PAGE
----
In the Middle East, date palms are a natural element of the landscape. The towering trees adorn streets and march down road medians. They sprout out of private gardens and public parks. Come late summer, their gracefully swaying green heads send forth sturdy branches laden with heavy fruit clusters. Most of us know fat, wrinkly brown dates as a sweet delicacy. Good Middle-Eastern cooks use a date syrup called dibs, or silan, to add a trace of sweetness in cooked dishes. Here’s a vegetarian recipe that features silan. But there’s so much more to know about dates.
Their history goes back much farther than Pliny the Elder’s comments on the extinct Judean date palm in the first century – a palm with one sole living descendent as we described in this post. The role of the date in world economy civilization, their practical uses and medicinal qualities, and even their love life are fascinating material for the reader. Nawall Nasrallah has harvested the information and in her warm, unhurried voice, tells it over to us in her Dates, A Global History. The little book is also generously illustrated with photographs and historical reproductions.
It’s said that there are 360 uses for the date palm, utilizing everything from the palm fronds to the dried seed. Who knew? The author laments not being able to give us all 360 uses, but she gives us plenty to think about. In 136 pages, Dates covers date varieties, the history of the date palm, their anatomy and how they grow, and even their love life. The little book is studded with delicious gems of information blended with myth and history like the following:
Like humans, the date palm is said to be sociable. It does well at places bustling with life…As with women, if the palm get too fat or too thin, it cannot conceive easily. Like women, the female date palms are impregnated with “semen” with varying chances of success. (Referring to hand pollination.) They are also similar to women in that both are said to be influenced by the moon.
We consider modern-day use of date palms in permaculture, but learn that the ancients already knew to use date palms as a green anti-air-pollution device:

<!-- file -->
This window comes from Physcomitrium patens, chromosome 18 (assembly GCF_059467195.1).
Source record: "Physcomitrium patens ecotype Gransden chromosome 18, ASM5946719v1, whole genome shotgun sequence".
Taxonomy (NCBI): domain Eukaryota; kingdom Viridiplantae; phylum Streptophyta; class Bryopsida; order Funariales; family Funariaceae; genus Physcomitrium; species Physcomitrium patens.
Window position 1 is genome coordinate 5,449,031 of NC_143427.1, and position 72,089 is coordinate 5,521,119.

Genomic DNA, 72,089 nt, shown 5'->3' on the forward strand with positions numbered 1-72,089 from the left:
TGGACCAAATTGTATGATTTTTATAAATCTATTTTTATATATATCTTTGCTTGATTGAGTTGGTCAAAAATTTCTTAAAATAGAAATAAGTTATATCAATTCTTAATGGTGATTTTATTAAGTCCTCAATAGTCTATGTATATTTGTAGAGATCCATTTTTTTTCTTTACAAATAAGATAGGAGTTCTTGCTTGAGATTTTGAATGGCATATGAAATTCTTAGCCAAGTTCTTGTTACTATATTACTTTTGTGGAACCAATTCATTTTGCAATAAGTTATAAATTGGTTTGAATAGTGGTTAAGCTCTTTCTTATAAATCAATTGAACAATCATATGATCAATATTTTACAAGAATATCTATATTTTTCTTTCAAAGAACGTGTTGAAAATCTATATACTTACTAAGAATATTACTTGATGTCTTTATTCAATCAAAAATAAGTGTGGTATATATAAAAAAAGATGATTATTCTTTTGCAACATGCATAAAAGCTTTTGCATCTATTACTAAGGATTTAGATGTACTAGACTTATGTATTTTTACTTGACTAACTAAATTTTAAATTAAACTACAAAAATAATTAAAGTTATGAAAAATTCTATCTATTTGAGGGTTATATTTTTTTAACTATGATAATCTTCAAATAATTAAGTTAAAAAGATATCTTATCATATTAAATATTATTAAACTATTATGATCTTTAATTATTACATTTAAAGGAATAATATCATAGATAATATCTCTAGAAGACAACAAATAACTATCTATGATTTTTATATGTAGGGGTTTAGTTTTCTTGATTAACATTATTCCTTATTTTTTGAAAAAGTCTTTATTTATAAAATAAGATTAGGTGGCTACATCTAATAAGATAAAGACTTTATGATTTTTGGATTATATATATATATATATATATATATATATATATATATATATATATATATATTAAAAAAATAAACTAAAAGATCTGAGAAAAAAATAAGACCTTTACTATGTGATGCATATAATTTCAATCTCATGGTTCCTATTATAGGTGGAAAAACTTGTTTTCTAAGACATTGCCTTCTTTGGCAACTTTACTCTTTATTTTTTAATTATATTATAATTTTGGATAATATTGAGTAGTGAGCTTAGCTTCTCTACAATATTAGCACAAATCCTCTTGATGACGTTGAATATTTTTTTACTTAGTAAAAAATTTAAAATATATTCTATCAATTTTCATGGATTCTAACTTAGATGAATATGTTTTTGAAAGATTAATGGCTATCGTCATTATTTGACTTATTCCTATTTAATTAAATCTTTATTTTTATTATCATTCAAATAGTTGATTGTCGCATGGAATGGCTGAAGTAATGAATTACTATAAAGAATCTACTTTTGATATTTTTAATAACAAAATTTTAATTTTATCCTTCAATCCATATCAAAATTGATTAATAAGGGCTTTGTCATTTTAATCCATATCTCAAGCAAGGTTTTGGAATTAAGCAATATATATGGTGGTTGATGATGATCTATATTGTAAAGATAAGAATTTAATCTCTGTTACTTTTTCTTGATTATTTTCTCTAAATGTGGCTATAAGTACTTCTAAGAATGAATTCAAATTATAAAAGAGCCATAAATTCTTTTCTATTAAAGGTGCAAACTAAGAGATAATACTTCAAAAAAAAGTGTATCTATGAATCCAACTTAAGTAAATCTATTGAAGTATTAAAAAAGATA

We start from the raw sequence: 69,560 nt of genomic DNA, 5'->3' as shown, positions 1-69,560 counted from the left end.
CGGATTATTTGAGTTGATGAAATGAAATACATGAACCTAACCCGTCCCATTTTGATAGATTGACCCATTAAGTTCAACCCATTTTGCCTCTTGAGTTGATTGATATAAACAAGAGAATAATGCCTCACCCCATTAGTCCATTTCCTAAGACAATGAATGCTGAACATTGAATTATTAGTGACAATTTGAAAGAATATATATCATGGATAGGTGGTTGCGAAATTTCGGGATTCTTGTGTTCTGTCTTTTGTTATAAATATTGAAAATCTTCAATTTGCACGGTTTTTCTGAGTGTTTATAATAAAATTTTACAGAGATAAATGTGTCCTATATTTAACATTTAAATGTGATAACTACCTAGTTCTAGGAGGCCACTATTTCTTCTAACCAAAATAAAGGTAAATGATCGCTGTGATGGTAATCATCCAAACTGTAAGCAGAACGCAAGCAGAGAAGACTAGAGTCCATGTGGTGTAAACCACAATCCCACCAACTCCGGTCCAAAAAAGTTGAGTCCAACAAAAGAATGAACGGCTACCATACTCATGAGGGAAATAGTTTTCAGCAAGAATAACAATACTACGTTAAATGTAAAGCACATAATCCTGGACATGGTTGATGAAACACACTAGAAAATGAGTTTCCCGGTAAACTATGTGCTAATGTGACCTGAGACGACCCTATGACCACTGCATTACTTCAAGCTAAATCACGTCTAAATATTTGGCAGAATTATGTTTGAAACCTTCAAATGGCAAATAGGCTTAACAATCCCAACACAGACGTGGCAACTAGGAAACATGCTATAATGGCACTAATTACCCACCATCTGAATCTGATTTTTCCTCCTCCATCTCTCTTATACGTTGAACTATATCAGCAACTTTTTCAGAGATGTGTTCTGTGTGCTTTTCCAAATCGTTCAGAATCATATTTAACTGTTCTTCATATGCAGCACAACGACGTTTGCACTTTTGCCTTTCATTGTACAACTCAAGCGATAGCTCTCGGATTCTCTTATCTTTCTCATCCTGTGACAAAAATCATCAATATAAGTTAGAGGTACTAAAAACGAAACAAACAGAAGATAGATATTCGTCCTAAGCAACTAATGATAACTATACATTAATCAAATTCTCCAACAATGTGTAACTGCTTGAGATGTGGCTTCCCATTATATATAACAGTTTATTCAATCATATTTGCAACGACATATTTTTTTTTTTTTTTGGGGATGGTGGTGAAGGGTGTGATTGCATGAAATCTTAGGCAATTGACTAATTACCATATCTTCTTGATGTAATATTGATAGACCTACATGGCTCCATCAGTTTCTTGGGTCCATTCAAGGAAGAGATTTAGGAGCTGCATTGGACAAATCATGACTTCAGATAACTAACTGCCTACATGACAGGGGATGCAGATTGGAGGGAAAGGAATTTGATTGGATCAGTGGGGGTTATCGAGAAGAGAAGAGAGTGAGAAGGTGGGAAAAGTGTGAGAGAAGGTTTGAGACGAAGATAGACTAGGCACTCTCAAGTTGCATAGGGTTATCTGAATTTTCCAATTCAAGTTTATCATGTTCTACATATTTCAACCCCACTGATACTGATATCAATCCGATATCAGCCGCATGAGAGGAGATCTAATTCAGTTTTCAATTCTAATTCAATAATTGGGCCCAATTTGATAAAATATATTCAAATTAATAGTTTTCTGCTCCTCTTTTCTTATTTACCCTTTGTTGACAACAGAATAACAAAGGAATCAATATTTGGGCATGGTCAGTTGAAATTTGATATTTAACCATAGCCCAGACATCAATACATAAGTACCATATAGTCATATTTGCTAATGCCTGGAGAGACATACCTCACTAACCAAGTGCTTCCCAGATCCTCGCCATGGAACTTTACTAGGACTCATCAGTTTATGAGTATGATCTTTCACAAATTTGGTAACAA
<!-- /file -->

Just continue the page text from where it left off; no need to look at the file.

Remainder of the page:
…date palms were traditionally planted next to houses. Not only did they provide much-needed cooling shade, but they also worked as air filters. The fronds close to the upper opening of air circulation passages would cleanse the air of dust before it got into the house.
Dates winds its way like a river through the history of the date palm, from ancient times until today. We were surprised to learn that in 1927, the prized medjool variety – that rich, plump date that melts in the mouth like chocolate and which commands the highest price at our shuk – hovered on the edge of extinction from disease. Nine healthy offshoots brought from Morocco were planted in the relatively sterile desert of Nevada, USA in 1935. They survived to become the ancestors of the delicious medjools people everywhere enjoy today. In recent years, the return of destructive insects threaten the red date palm – see our post about it here.
Nasrallah also helps us to see the neglected obvious: Where date palm groves flourish, desertification subsides. This, in turn, reduces global warming. And as Tafline reported, date palms are an effective cleaner of toxic waste water.
After reading Dates, I no longer take the neighborhood date palms for granted. I gaze at them as I pass by, trying to understand the growth stage they’re at and what might be happening in their green crowns. Their rustling leaves give birds shade and a place to roost, but unfortunately, most of their fruit goes unexploited except by those same birds, and most falls to rot on the ground. Municipal date palms aren’t pollinated, so their fruit is wizened and nutrient-poor. It’s a shame to see literally tons of potentially nutritious fruit going to waste. In addition to the fruit, palm leaf waste could be used to make pulp for paper.
Dates winds up with a few historical date recipes, then some modern ones that we can easily cook. There are recipes for a milkshake, a chutney, an aphrodisiac omelet. The recipe for braised chicken with nuts and dates especially intrigues me. But honestly, after reading this delicious little book, I’m just hungry to open my fridge and fish out a few fat, chewy, sticky dates to eat out of hand.
Dates, A Global History, by Nawal Nasrallah
Published 2011 by Reaktion Books Ltd., London
ISBN 978 1 86189 769 1
Click here for a list of vendors you can order Dates, A Global History from.
Photo of fresh dried dates via Shutterstock